Biotron reports positive results from Phase 2 BIT225 trial

Latest News

Melbourne-based Biotron (ASX:BIT) has announced a successful outcome for a Phase 2 trial of its lead drug BIT225 in HIV-infected patients in combination with current antiretroviral drugs.

The company said data shows there are significant immunological benefits in patients receiving antiretroviral drugs with BIT225 200mg compared to antiretroviral drugs plus placebo.

"In HIV-infected people, the virus hides in long-lived cells known as macrophages. This cellular source of virus persists even in people taking antiretroviral drugs that result in no detectable virus in their blood," said the company.

"There are serious problems associated with viral persistence. These include an immune system ages more quickly, and there are other problems such as HIV-associated neurocognitive disorder (also known as AIDS-related dementia)."

According to the company, in previously reported laboratory-based studies, BIT225 attacks HIV-1 growing in macrophage cells, resulting in the production of dead virus.

The data from this latest Phase 2 trial (BIT225-009) shows the body’s immune system recognises this dead virus, which triggers a range of changes to the immune cells that fight disease.

The data from this BIT225-009 trial is consistent with the targeting and eradication of HIV-1 virus from these key reservoir cells in the BIT225-treated patients.

"The headline results indicate that BIT225 has had a profound effect on a source of virus that persists in the presence of antiretroviral drugs. Eradication of this virus, produced by long-lived reservoir cells, is central to an eventual HIV cure strategy," said the company.

“This has been a complex trial. Going into it, we knew from laboratory-based studies that BIT225 targets and kills virus that hides in long-lived reservoir cells. The challenge was how to show this in humans," said managing director Dr Michelle Miller.

“No one has done this before, and there were no guidelines to follow. We have had to use a range of techniques to show that BIT225 has done what we expected it to do i.e. clear out virus from these reservoirs. This has included the development and use of new cutting-edge assays, which has been a time-consuming process.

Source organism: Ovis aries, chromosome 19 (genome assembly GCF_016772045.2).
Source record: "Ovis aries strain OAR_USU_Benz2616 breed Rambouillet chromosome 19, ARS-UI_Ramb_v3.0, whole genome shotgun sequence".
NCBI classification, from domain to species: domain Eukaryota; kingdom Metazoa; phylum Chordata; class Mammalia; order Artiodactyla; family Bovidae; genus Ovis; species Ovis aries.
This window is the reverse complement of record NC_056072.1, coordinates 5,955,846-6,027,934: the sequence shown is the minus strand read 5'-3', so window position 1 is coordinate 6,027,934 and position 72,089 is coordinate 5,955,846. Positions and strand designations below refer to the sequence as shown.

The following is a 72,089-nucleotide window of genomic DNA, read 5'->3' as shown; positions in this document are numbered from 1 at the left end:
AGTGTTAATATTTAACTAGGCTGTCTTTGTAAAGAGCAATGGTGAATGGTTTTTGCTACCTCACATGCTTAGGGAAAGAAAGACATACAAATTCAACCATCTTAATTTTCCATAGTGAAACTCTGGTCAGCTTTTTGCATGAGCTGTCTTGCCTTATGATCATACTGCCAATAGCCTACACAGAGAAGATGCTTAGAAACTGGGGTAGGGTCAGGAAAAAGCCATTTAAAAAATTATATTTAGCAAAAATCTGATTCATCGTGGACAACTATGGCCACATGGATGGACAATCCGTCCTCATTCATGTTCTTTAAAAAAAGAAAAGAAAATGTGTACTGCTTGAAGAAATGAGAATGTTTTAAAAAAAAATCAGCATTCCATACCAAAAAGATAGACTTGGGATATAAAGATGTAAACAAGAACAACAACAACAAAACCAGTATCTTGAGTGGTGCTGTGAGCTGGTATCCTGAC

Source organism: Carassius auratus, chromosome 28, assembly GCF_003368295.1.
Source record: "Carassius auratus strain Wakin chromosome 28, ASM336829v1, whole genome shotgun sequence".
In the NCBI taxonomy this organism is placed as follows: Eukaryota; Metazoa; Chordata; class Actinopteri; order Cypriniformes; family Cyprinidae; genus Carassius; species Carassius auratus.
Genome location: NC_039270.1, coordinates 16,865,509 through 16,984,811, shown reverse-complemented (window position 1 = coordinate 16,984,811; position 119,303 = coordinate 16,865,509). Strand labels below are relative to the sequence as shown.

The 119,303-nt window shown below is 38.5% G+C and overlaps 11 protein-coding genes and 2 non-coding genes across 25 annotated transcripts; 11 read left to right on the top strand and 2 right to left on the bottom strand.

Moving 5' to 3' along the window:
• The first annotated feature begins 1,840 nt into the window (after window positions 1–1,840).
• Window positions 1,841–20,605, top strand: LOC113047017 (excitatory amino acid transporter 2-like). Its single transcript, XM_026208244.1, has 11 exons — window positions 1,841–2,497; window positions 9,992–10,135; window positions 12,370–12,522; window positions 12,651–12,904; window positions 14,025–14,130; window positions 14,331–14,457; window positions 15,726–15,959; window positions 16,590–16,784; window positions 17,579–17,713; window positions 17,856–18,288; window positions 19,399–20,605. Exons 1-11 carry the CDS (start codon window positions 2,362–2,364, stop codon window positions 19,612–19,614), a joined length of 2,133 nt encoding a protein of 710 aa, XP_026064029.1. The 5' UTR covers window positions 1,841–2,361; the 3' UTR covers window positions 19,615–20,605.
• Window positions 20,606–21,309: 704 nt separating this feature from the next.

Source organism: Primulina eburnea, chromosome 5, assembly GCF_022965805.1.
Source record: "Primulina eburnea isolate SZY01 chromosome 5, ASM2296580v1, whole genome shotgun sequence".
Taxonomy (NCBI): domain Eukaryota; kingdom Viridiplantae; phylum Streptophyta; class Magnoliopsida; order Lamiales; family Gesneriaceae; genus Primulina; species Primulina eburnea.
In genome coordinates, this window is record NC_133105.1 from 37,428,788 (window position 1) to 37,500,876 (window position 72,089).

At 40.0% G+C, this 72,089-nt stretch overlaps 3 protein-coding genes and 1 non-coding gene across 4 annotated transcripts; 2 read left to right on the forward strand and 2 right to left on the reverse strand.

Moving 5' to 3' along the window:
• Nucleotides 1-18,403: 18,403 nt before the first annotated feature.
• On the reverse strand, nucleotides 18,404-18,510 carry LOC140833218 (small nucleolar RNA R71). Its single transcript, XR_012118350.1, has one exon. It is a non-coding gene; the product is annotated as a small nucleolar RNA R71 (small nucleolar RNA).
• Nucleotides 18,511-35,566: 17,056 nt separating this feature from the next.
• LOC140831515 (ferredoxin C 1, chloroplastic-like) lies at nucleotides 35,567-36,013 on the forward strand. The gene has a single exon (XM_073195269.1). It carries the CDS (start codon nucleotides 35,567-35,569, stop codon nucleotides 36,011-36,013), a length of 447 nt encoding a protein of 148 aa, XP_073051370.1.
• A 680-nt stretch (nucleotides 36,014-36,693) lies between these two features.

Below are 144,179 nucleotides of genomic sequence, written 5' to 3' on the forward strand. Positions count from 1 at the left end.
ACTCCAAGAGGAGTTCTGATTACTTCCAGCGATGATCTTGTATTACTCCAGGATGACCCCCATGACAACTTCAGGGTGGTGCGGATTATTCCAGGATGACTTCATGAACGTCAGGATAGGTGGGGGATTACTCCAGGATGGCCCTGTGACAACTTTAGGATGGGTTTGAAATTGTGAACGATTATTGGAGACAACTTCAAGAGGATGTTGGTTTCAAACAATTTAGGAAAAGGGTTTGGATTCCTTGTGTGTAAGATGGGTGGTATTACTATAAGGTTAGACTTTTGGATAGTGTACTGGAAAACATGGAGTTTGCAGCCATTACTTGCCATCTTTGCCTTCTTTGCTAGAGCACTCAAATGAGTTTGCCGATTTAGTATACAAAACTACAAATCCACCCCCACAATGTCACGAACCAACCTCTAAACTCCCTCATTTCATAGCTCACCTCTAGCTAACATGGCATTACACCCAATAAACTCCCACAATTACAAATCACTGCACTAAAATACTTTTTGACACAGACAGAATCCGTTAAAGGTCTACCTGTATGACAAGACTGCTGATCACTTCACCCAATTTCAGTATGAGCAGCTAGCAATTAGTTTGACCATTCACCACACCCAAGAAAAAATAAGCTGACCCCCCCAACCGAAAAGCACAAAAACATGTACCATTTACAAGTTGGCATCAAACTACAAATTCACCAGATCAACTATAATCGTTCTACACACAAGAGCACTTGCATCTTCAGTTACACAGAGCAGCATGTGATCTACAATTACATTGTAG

“When we designed this trial, we set up a range of different outcomes to look at. Some of the markers we set out to measure haven’t shown any differences, while others have shown very significant changes – and these changes clearly indicate that BIT225 is having a unique and significant effect in these subjects.

“One aspect we set out to measure was whether the addition of BIT225 could improve clearance of HIV-1 from the blood. Current antiretroviral drugs are extremely efficient at rapidly clearing this virus, and the study confirms this. It was not surprising that no additional discernable reductions in blood virus levels were seen with BIT225, but it was important to measure this. But we saw other significant differences that clearly show BIT225 is doing something new and different to these current antiretroviral drugs.

“We know that antiretroviral drugs do NOT clear cellular reservoirs. HIV-infected people have to take drugs for their lifetime to keep virus under control. This trial shows for the first time that there may be a way to clear one of the main cellular reservoirs. This is a major step to the ultimate goal of curing HIV-1 infection.”

The trial was a double-blind, placebo-controlled study undertaken at trial sites in Thailand. A total of 27 HIV-infected subjects, who had not previously taken any antiretroviral drugs, took once daily doses of BIT225 200mg or placebo for 12 weeks in combination with antiretroviral drugs. At the end of 12 weeks, all continued to take antiretroviral drugs as per standard protocols.